Compliance is actually good for business, Canadian experts say

Compliance can help companies improve how they do business and prevent costly litigation, says a Canadian expert.

“Compliance needs to become part of the corporate mindset,” according to James McKeen, professor of IT strategy at the Queen’s School of Business in Kingston, Ont.

He was speaking, Tuesday, at a round table on technology and compliance sponsored by Microsoft Canada Co.

McKeen acknowledged that “some businesses see the idea as just another layer of regulations that will cost them money.”

Their hesitation, he said, is largely due to difficulty in linking compliance projects with the bottom line.

“Compliance projects do not create value in themselves and their benefits don’t aggregate as other projects do.”

Another expert echoed some of these sentiments.

Even though their reputation may be on the line, it is very difficult to sell the idea of compliance to some companies, according to Jeff Dunmall, principal of imason Inc., an information management and implementation firm in Toronto.

The firm helps businesses develop compliance tools.

“It is possible but very difficult to build a business case based on risk,” Dunmall said

He believes a compliance project needs a competent “advocate who can highlight the benefits to the user from the very beginning.”

A Microsoft executive suggested that negative perceptions have a lot to do with many Canadian businesses dragging their feet on compliance.

Many companies here struggle with compliance because they don’t know where to start, according to Wanda Yu, senior SharePoint product manager for Microsoft’s Officer Server group.

Quoting from a recent survey by Toronto-based Info-Tech Research Group, Yu said more than 45 per cent of Canadian companies see stronger regulations as unnecessary.

More than 72 per cent of large companies are also “not confident” that they are compliant.

Costs and unfamiliarity with compliance tools on the market are also key reasons for slow adoption, Yu said.

She said a 2005 Gartner report showed global companies spent more than $15.5 billion on compliance tools. Nearly $ 1 million of ever $1 billion earned was allocated for SOX compliance, she said.

There are no pure compliance tools in the market currently, according to Freedman, but many products are geared towards enhancing workflow and practices to make it easier for company’s to implement compliance policies.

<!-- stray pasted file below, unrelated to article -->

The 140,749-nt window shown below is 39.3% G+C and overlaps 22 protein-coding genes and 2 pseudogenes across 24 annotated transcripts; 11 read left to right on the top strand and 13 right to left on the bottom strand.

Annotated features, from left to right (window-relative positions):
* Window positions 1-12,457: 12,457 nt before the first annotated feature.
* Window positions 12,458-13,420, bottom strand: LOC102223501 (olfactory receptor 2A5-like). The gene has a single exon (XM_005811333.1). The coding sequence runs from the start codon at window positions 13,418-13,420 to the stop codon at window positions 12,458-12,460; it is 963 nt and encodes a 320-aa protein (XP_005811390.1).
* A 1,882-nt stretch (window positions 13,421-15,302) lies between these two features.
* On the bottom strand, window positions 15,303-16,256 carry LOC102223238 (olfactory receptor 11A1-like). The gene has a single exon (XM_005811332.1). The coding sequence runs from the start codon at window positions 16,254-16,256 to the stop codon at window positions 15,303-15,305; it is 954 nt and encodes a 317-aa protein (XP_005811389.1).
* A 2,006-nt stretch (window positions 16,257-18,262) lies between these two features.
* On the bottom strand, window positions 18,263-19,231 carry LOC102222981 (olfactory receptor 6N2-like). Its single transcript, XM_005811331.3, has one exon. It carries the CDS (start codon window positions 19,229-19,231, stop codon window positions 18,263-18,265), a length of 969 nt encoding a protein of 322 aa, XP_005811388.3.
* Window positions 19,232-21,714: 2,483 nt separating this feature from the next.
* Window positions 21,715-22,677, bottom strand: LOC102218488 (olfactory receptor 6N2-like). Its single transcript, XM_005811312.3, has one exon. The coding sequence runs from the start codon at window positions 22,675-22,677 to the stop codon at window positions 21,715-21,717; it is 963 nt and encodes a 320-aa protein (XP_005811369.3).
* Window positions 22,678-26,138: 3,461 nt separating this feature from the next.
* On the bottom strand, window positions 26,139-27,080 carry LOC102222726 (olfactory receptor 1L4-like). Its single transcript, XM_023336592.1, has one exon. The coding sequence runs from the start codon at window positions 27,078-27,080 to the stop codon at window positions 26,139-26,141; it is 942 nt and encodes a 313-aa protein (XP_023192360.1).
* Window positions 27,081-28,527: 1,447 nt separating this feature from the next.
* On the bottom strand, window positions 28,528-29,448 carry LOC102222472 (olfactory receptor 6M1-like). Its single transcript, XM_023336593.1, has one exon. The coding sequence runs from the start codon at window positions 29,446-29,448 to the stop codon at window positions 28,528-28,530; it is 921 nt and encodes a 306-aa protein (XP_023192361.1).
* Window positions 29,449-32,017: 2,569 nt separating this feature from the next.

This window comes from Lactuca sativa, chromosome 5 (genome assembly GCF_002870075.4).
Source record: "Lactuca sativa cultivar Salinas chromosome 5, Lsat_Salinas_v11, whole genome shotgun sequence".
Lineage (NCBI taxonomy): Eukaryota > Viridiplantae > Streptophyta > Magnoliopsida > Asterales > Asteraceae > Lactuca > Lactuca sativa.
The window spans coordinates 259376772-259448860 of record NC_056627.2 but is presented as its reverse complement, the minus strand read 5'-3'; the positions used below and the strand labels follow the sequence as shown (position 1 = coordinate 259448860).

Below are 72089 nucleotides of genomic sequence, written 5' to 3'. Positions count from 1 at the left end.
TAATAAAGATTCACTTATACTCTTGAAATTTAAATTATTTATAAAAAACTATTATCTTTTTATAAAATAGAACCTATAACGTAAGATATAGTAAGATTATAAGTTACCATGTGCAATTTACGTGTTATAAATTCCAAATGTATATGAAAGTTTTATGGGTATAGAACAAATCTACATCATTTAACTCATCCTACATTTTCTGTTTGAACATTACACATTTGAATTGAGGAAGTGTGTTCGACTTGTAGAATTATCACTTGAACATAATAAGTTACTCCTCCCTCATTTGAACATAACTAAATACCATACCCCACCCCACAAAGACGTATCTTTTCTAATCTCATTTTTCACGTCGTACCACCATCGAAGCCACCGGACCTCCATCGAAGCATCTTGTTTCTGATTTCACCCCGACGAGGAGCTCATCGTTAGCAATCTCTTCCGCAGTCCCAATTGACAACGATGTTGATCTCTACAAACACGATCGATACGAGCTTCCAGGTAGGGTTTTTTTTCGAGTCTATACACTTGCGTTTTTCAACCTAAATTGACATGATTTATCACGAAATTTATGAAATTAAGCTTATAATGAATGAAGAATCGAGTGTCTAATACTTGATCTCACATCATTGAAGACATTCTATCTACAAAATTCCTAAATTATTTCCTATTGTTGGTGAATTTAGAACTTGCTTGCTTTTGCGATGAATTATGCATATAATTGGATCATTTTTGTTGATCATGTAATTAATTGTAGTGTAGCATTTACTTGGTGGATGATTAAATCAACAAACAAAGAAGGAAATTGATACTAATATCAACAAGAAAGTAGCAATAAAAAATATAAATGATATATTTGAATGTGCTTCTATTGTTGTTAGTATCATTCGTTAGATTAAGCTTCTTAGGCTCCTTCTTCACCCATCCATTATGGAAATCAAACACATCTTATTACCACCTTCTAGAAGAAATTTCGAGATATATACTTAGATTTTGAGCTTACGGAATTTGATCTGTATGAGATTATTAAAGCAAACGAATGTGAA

He said these tools help in three ways: by automating work flow, creating electronic data repositories to speed-up information access, and improving collaboration among major stakeholders.

imason’s Dunmall said automation and collaboration functions have the potential to streamline unwieldy compliance processes that often bog down the most well-intentioned initiatives.

For instance, some tools can build compliance checklists into a transaction procedure.

Without such a tool, employees might have to manually tick-off a checklist that could be up to 40 items long, said Dunmall.

Some tools also enable users to automatically route electronic copies of a transaction to the authorities who would need to approve them.

This feature, he said, eliminates the need for employees to create multiple copies of documents that have to be sent manually to signing authorities.
Some panelists suggested that chief financial officers (CFOs) should be the ones spearheading compliance efforts across the company.

IT departments, on the other hand, must provide the underlying tools and controls to support these efforts.

“The CFO [should] own the compliance initiative because, for one thing, he’s the one going to jail if anything goes wrong,” noted Joel Freedman, vice-president and CFO for Microsoft Canada.

Apart from saving the CFOs neck, though, Freedman said abiding by industry regulations is good all around.

It helps companies avoid law suits and negative publicity, provide better customer service, and improve work practices.

Given their qualifications, Freedman said, CFOs are eminently suited to driving a company’s efforts to meet audit-related compliance regulations such as PIPEDA (the Personal Information Protection and Electronics Document Act) and SOX (the Sarbanes-Oxley Act).

“[They] are the best equipped to understand what data government and industry watchdogs will be looking for.”

PIPEDA requires firms to ensure clients’ personal information is protected, while SOX essentially requires that information used to create a company’s financial statements is accurate.

The Microsoft executive said IT departments have the regimen and expertise to make sure tools used to carry out these tasks are properly managed and monitored.

He said while legal could help identify potential legal issues on the onset of compliance policy development but that department is best left in the initial stages of the game.

“If I have to go to them at the middle of a situation, it might be too late.”

Current compliance regulations owe their genesis to clamour for more controls following financial scandals that rocked the North American business community in the last 10 years.

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